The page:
Art@Law | Constantine Cannon
Élysée Palace looks for its mass of lost art: Police are investigating the disappearance of artworks from the French presidency amid a growing scandal over the state’s inability to trace thousands of paintings, statues and antiques.
08.07.2019, The Times: Élysée Palace looks for its mass of lost art
France retreats from report recommending automatic restitutions of looted African artefacts: The controversial French report recommending a systematic and unconditional return of African cultural heritage was all-but buried last Thursday at a conference in Paris. The report’s authors Bénédicte Savoy and Felwin Sarr raised alarm in French and European museums by recommending automatic restitutions to African states of all goods seized during the colonial era. In his opening speech at the symposium on Thursday, the French culture minister Franck Riester only pledged that “France will examine all requests presented by African nations” but asked them not to “focus on the sole issue of restitution.”
05.07.2019, The Art Newspaper: France retreats from report recommending automatic restitutions of looted African artefacts
Tutankhamun sculpture sold for £4m despite Egypt’s objections: A 3,000-year-old stone sculpture of Tutankhamun has gone under the hammer at Christie’s for £4m, in spite of calls by the Egyptian government to halt the sale.
04.07.2019, The Financial Times: Tutankhamun sculpture sold for £4m despite Egypt’s objections
05.07.2019, The New York Times: Tutankhamen Head Sells for $6 Million, Despite Protests from Egypt
02.07.2019, The Times: Cairo battles to stop ‘stolen’ bust of Tutankhamun being auctioned at Christie’s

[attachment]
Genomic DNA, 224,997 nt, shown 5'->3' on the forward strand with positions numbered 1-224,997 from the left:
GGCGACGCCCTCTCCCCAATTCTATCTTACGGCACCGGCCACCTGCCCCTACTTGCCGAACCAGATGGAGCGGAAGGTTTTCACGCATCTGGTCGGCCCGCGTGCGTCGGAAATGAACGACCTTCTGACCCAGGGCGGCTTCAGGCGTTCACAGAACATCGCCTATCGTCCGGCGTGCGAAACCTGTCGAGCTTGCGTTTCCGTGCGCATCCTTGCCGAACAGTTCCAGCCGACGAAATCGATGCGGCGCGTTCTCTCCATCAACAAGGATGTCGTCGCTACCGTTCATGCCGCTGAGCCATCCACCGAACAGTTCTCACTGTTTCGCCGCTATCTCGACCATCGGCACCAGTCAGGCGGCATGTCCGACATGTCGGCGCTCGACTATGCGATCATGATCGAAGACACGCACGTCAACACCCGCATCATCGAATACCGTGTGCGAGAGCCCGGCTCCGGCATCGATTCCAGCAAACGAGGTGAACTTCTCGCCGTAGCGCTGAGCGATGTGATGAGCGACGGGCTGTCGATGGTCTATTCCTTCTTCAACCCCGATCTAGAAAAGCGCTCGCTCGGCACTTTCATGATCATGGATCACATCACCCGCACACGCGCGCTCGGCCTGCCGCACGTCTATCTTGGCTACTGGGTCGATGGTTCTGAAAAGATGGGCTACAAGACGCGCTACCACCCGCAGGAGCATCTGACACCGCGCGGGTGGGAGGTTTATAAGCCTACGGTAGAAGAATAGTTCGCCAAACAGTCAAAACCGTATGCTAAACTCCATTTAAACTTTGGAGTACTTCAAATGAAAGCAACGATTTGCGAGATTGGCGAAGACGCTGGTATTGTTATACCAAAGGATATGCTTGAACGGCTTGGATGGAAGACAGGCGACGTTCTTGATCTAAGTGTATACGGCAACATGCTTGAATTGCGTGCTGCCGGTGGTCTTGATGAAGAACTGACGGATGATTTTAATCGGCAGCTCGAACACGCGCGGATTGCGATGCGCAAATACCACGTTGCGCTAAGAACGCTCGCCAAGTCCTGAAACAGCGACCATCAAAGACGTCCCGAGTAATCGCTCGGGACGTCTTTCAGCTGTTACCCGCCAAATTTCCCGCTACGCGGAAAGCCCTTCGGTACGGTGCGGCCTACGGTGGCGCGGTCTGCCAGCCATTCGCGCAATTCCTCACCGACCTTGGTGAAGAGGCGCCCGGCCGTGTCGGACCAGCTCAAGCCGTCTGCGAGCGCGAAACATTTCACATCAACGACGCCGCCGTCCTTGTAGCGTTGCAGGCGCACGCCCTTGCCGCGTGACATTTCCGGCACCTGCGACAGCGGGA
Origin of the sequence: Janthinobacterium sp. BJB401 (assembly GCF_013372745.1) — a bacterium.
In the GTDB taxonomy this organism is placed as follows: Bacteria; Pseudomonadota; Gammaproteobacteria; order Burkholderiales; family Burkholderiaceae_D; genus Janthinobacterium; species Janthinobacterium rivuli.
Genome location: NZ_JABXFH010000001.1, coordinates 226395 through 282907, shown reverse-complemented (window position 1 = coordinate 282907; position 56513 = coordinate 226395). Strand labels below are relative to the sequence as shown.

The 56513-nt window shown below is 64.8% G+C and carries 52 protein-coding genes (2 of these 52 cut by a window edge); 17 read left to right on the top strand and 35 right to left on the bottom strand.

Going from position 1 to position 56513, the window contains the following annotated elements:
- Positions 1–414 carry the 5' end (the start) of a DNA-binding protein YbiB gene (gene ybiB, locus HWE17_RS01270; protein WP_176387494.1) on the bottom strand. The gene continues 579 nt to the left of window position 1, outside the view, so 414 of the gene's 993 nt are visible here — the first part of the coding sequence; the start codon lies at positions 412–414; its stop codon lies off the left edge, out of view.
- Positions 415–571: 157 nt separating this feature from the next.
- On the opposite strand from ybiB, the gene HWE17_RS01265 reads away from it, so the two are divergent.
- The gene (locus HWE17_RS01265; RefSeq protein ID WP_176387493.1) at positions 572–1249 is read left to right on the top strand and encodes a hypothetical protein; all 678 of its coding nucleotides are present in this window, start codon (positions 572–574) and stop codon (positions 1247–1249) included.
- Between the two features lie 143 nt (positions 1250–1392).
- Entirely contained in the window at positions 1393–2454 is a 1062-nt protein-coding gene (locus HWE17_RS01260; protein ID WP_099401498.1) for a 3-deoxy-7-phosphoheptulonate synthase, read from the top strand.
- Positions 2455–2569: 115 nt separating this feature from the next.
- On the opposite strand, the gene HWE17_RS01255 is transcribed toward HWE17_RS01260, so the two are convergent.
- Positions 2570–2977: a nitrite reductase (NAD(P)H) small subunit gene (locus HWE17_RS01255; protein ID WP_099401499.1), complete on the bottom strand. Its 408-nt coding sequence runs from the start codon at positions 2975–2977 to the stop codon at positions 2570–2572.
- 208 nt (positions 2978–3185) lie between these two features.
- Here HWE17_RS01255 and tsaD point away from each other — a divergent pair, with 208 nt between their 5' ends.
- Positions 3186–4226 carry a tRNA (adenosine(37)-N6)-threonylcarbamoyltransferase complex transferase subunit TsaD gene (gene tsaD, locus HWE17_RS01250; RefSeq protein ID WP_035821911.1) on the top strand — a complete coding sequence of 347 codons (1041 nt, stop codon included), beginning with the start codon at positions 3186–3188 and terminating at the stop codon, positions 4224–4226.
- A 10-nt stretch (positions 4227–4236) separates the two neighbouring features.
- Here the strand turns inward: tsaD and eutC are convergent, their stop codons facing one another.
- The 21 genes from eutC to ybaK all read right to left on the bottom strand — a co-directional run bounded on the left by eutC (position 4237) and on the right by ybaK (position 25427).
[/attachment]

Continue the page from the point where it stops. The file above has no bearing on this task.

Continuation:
05.07.2019, Le Journal des Arts: Une tête de Toutânkhamon vendue à Londres malgré la colère de l’Egypte
Germany Hands Back the Sixth Nazi-Looted Painting Found in the Gurlitt Trove to Its Rightful Heirs: Germany has returned a painting looted by the Nazis that had been hoarded by Cornelius Gurlitt, the son of a notorious art dealer who traded in stolen works from occupied France during World War 2.
Boris Johnson wants to create six freeports and tax-free zones around the UK: Boris Johnson, the frontrunner to become the UK’s next prime minister, has announced plans to establish a series of freeports around the country, which can be used to store valuable works of art, cars and jewellery without incurring customs or sales tax. Johnson’s vision involves turning parts of the UK into Singapore-style tax-free zones, but the use of freeports in the European Union has sparked controversy.
03.07.2019, The Art Newspaper: Boris Johnson wants to create six freeports and tax-free zones around the UK
04.07.2019, Le Journal des Arts: Boris Johnson veut créer six ports francs
German City Rejects Claim for Mondrian Paintings by Artist’s Heirs: The German city of Krefeld rebuffed a claim from the heirs of the pioneering Dutch abstract artist Piet Mondrian who say that four works in a museum owned by the city had been lent, but not given, to the institution some 90 years ago.
02.07.2019, The New York Times: German City Rejects Claim for Mondrian Paintings by Artist’s Heirs
Nan Goldin and Anti-Opioid Activists Storm Louvre in Sackler Protest: US artist and activist Nan Goldin has taken her anti-opioids P.A.I.N. (Prescription Addiction Intervention Now) campaign to the Louvre in Paris, calling for the museum to rename its Sackler wing.
02.07.2019, Frieze: Nan Goldin and Anti-Opioid Activists Storm Louvre in Sackler Protest
01.07.2019, Artforum: Nan Goldin Leads Action At Louvre In First Sackler Protest In Europe
01.07.2019, The Guardian: Artist Nan Goldin protests against Sackler wing at the Louvre
France returns stolen ancient artifacts to Pakistan: France returned more than 400 stolen artifacts to the government of Pakistan last Tuesday, including ancient busts, vases, urns and goblets, some dating to the second and third millennia B.C. Many of the pieces turned up in France in September 2006, sent in parcels addressed to a gallery in Paris.